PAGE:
## Linear Algebra and Its Applications, Exercise 3.3.4

Exercise 3.3.4. Given $A = \begin{bmatrix} 1&0 \\ 0&1 \\ 1&1 \end{bmatrix} \qquad x = \begin{bmatrix} u \\ v \end{bmatrix} \qquad b = \begin{bmatrix} 1 \\ 3 \\ 4 \end{bmatrix}$

expand the expression $E^2 = \| Ax - b \|^2$, compute its partial derivatives with respect to $u$ and $v$, and set them to zero. Compare the resulting equations to $A^TA\bar{x} = A^Tb$ to confirm that you obtain the same normal equations in both cases (i.e., using calculus vs. geometry). Then find the projection $p = A\bar{x}$ and explain why $p = b$. $Ax-b = \begin{bmatrix} 1&0 \\ 0&1 \\ 1&1 \end{bmatrix} \begin{bmatrix} u \\ v \end{bmatrix} - \begin{bmatrix} 1 \\ 3 \\ 4 \end{bmatrix}$ $= \begin{bmatrix} u \\ v \\ u+v \end{bmatrix} - \begin{bmatrix} 1 \\ 3 \\ 4 \end{bmatrix} = \begin{bmatrix} u-1 \\ v-3 \\ (u+v)-4 \end{bmatrix}$

so that $E^2 = \| Ax-b \| = \left(Ax-b\right)^T\left(Ax-b\right)$ $= (u-1)^2 + (v-3)^2 + [(u+v)-4]^2$ $= (u^2-2u+1) + (v^2-6v+9) +[ (u+v)^2 - 8(u+v) + 16]$ $= u^2-2u+1+v^2-6v+9+u^2+2uv+v^2-8u-8v+16$ $= 2u^2+2v^2+2uv-10u-14v+26$

Taking the partial derivative of this expression with respect to $u$ we have $\partial E^2/{\partial u} = \partial/{\partial u}(2u^2+2v^2+2uv-10u-14v+26)$ $= 4u+2v-10$

and setting it to zero we have $4\bar{u}+2\bar{v}-10 = 0$

where $\bar{u}$ and $\bar{v}$ represent the least squares solution.

Taking the partial derivative of this expression with respect to $v$ we have $\partial E^2/{\partial v} = \partial/{\partial v}(2u^2+2v^2+2uv-10u-14v+26)$ $= 4v+2u-14$

and setting it to zero we have $4\bar{v}+2\bar{u}-14 = 0$

where again $\bar{u}$ and $\bar{v}$ represent the least squares solution.

We then have a system of two equations $\begin{array}{rcrcr} 4\bar{u}&+&2\bar{v}&=&10 \\ 2\bar{u}&+&4\bar{v}&=&14 \end{array}$

that is equivalent to the matrix equation $\begin{bmatrix} 4&2 \\ 2&4 \end{bmatrix} \begin{bmatrix} \bar{u} \\ \bar{v}\end{bmatrix} = \begin{bmatrix} 10 \\ 14 \end{bmatrix}$

We now compare this to the normal equations $A^TA\bar{x} = A^Tb$. We have $A^TA = \begin{bmatrix} 1&0&1 \\ 0&1&1 \end{bmatrix} \begin{bmatrix} 1&0 \\ 0&1 \\ 1&1 \end{bmatrix} = \begin{bmatrix} 2&1 \\ 1&2 \end{bmatrix}$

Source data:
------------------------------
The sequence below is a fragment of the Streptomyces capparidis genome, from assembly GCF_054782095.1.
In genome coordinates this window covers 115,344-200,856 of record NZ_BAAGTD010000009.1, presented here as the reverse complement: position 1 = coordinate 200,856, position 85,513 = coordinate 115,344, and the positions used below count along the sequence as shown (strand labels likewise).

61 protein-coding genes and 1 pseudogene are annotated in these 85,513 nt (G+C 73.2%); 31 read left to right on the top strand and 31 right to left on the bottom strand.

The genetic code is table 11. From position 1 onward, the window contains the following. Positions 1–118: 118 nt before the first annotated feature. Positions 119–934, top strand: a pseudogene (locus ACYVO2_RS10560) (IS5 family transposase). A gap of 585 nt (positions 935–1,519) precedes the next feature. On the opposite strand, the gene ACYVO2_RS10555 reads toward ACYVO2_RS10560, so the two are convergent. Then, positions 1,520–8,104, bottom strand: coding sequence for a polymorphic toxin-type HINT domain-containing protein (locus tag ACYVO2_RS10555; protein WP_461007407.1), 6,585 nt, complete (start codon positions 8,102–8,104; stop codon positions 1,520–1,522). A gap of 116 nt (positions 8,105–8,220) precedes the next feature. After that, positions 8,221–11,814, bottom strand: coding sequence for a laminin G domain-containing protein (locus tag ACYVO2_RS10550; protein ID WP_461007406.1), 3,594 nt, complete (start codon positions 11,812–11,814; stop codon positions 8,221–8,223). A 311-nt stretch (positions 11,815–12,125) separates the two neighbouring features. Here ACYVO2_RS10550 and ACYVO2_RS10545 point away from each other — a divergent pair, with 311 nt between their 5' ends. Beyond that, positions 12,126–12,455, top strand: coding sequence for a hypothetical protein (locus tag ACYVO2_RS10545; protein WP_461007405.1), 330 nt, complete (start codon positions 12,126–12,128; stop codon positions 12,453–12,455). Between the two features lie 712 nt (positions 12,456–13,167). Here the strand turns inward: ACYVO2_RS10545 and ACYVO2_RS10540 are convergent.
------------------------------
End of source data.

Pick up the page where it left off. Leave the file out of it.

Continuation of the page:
and $A^Tb = \begin{bmatrix} 1&0&1 \\ 0&1&1 \end{bmatrix} \begin{bmatrix} 1 \\ 3 \\ 4 \end{bmatrix} = \begin{bmatrix} 5 \\ 7 \end{bmatrix}$

so that the normal equation in matrix form is $\begin{bmatrix} 2&1 \\ 1&2 \end{bmatrix} \begin{bmatrix} \bar{u} \\ \bar{v} \end{bmatrix} = \begin{bmatrix} 5 \\ 7 \end{bmatrix}$

Note that this equation is the same as the previous equation calculated from taking the derivatives, except with both sides divided by 2.

We can now solve for $\bar{x} = \left(A^TA\right)^{-1}A^Tb$. We have $\left(A^TA\right) = \begin{bmatrix} 2&1 \\ 1&2 \end{bmatrix}^{-1} = \frac{1}{2 \cdot 2 - 1 \cdot 1} \begin{bmatrix} 2&-1 \\ -1&2 \end{bmatrix}$ $= \frac{1}{3} \begin{bmatrix} 2&-1 \\ -1&2 \end{bmatrix} = \begin{bmatrix} \frac{2}{3}&-\frac{1}{3} \\ -\frac{1}{3}&\frac{2}{3} \end{bmatrix}$

so that $\bar{x} = \left(A^TA\right)^{-1}A^Tb = \begin{bmatrix} \frac{2}{3}&-\frac{1}{3} \\ -\frac{1}{3}&\frac{2}{3} \end{bmatrix} \begin{bmatrix} 5 \\ 7 \end{bmatrix}$ $= \begin{bmatrix} \frac{10}{3}-\frac{7}{3} \\ -\frac{5}{3}+\frac{14}{3} \end{bmatrix} = \begin{bmatrix} 1 \\ 3 \end{bmatrix}$

We can multiply $\bar{x}$ by $A$ to obtain the projection $p$ of $b$ onto the column space of $A$: $p = A\bar{x} = \begin{bmatrix} 1&0 \\ 0&1 \\ 1&1 \end{bmatrix} \begin{bmatrix} 1 \\ 3 \end{bmatrix} = \begin{bmatrix} 1 \\ 3 \\ 4 \end{bmatrix} = b$

We have $p = b$ because $b$ is already in the column space of $A$; in particular, $b$ is equal to the first column of $A$ plus 3 times the second column of $A$: $b = \begin{bmatrix} 1 \\ 3 \\ 4 \end{bmatrix} = \begin{bmatrix} 1 \\ 0 \\ 1 \end{bmatrix} + 3 \begin{bmatrix} 0 \\ 1 \\ 1 \end{bmatrix}$

UPDATE: Fixed a typo in the equations involving $A^TA$ and $A^Tb$. Thanks go to Matt for finding this error.

NOTE: This continues a series of posts containing worked out exercises from the (out of print) book Linear Algebra and Its Applications, Third Edition by Gilbert Strang.

If you find these posts useful I encourage you to also check out the more current Linear Algebra and Its Applications, Fourth Edition , Dr Strang’s introductory textbook Introduction to Linear Algebra, Fourth Edition and the accompanying free online course, and Dr Strang’s other books .

This entry was posted in linear algebra and tagged , , , . Bookmark the permalink.

### 2 Responses to Linear Algebra and Its Applications, Exercise 3.3.4

1. Matt says:

You have a slight misprint with A transposed about half way through the page. The top row should be 1 0 1 not the 1 0 0 that you have. I see you have it wrong twice but the answer is still correct. Probably just copied it wrong.

• hecker says:

Fixed. Thanks for catching this!